Design Effective Figures for Scientific Publications

  • Author: ChemistryViews
  • Published: 29 December 2011
  • Copyright: WILEY-VCH Verlag GmbH & Co. KGaA, Weinheim
  • Source / Publisher: Advanced Materials/Wiley-VCH
thumbnail image: Design Effective Figures for Scientific Publications

Marco Rolandi, Karen Cheng, Sarah Pérez-Kriz, University of Washington, WA, USA, collected suggestions to help scientists and engineers create figures for publication. Visual representations can convey facts, ideas, and relationships far more clearly and concisely than descriptive text and figures are often the first part of a scientific paper that is reviewed by the editor, and if the paper is accepted, often the first part examined by your peers.

  1. Design the Figures for the Audience, Not for You.
    A figure for a specialized journal may require a different design than a figure aimed at a broader readership.
  2. Focus on the Most Important Information
    Identify the storyline and how each figure will contribute to it. Ensure that every figure serves a well-defined purpose and is critical to the overall story.
    Establish the key message for each figure. Every element in the figure should contribute to that message. Some results may be better suited for the Supporting Information, rather than being placed in an overwhelmingly complex and hard to understand figure.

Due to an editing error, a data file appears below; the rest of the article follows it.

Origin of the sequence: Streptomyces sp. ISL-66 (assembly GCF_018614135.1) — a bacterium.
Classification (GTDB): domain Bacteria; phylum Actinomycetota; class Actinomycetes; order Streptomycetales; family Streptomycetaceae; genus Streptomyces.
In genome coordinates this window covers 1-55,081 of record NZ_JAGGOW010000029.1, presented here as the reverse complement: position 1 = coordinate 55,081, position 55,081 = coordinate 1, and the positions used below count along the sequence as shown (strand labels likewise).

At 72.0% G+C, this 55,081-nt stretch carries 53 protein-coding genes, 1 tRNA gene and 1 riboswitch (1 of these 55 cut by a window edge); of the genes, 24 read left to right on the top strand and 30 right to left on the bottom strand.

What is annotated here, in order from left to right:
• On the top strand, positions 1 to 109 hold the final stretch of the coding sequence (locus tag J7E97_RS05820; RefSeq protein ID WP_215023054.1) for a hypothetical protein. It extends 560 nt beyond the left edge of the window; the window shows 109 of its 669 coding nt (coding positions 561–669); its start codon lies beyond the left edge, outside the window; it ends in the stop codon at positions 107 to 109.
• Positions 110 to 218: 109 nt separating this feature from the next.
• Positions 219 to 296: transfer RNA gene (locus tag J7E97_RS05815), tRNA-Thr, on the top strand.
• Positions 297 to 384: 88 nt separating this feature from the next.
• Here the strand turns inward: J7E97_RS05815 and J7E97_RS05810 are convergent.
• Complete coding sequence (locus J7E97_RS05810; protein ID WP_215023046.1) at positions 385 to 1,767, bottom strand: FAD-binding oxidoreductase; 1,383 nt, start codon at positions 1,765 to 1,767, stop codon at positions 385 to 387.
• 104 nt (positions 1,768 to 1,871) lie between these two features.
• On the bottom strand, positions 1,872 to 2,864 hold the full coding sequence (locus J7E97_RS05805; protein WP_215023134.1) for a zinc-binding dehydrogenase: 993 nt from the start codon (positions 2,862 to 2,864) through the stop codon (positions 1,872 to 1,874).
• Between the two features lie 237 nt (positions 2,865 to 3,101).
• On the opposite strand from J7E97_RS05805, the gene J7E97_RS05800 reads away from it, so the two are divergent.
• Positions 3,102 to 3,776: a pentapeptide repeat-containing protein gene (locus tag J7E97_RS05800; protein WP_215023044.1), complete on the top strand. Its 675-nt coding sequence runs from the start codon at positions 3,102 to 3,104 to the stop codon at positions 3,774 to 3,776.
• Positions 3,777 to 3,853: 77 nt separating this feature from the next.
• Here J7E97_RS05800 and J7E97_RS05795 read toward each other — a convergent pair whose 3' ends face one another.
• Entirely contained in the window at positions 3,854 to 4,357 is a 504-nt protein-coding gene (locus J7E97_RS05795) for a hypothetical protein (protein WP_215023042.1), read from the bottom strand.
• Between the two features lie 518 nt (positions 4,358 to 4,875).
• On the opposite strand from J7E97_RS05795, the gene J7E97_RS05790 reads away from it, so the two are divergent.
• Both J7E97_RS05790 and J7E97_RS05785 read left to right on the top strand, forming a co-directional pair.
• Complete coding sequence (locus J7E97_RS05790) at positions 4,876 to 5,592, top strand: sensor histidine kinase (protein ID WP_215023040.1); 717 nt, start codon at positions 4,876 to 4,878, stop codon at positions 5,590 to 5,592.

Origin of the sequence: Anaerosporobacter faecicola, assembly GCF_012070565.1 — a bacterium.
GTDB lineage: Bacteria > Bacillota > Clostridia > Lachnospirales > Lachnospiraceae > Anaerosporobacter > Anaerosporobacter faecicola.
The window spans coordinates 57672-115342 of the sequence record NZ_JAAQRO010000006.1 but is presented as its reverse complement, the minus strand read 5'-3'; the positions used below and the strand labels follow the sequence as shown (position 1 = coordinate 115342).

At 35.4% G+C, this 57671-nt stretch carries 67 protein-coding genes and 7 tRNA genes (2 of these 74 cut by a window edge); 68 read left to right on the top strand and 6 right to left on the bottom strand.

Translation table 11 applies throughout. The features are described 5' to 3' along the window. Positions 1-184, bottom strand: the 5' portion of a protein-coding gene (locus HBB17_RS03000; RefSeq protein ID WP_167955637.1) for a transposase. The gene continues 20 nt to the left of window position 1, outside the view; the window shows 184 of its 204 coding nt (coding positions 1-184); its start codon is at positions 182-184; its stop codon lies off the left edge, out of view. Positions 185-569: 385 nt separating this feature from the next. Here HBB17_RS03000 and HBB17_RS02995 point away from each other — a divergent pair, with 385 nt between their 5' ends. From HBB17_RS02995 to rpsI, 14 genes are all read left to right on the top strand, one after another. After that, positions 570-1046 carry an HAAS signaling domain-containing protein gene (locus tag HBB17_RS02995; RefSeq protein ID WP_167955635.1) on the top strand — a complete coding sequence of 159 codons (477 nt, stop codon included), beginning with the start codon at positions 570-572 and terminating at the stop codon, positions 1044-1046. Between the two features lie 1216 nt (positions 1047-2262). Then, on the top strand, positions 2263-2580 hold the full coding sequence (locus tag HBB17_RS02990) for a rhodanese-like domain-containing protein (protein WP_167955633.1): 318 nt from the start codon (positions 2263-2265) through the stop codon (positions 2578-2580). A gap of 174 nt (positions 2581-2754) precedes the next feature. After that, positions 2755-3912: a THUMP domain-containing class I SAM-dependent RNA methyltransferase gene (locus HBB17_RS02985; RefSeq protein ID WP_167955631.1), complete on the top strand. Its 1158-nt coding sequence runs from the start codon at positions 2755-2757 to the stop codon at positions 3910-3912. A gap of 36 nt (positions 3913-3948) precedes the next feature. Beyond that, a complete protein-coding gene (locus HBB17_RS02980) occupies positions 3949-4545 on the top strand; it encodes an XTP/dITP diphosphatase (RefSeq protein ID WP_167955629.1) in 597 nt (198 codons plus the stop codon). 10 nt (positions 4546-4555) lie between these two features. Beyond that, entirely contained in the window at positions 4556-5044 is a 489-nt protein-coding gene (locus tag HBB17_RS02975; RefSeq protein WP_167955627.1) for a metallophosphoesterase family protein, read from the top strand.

3. Design a Clear Visual Structure
    The visual composition should easily guide the viewer along a logical sequence of information. The top-left corner is a natural entry point for the viewer. Most people view an image by scanning from the top left to the lower right.
    Viewers need an organizational structure to help guide them through a figure. A grid can be a useful tool in creating this structure as it can help organize disparate elements into visual groups.
  4. Use Visual Contrast, But Keep Figures Simple
    Use visual contrast to highlight the most important information. Typically, larger, darker, and brighter elements are more prominent than what is smaller, lighter, and duller (see picture). Too much contrast creates visual noise that obscures information.
    Avoid using too many colors. Consider using a limited black-and-white palette rather than full color.
    Remove all non-data elements that do not serve a communicative function. This includes decorative flourishes such as drop shadows, 3D extrusions, unnecessary gradients, etc.
  5. Create Legible and Readable Typography
    Text in figures should be clear and readable at a glance. Make sure that the text is readable after the graphic is resized to its final dimensions. Sans-serif typefaces such as Helvetica and Arial are often more legible than serifs when set in small sizes.
    Maximize the contrast between type and background. A 70 % contrast of type and background, i.e., white type on a 70 % dark gray background, is optimal. Include scale  bars and label the axes.
    Consider whether the figure needs a legend to label the patterns and symbols used.


Last but not least: As with a manuscript, it is a good idea to ask a colleague, or if you are lucky, a friend with a design background, to review your work.

Image: © Wiley-VCH
Vary the shape, size, orientation, weight, position, or color of
an element or group of elements to make the key part of the figure
visually clear
.


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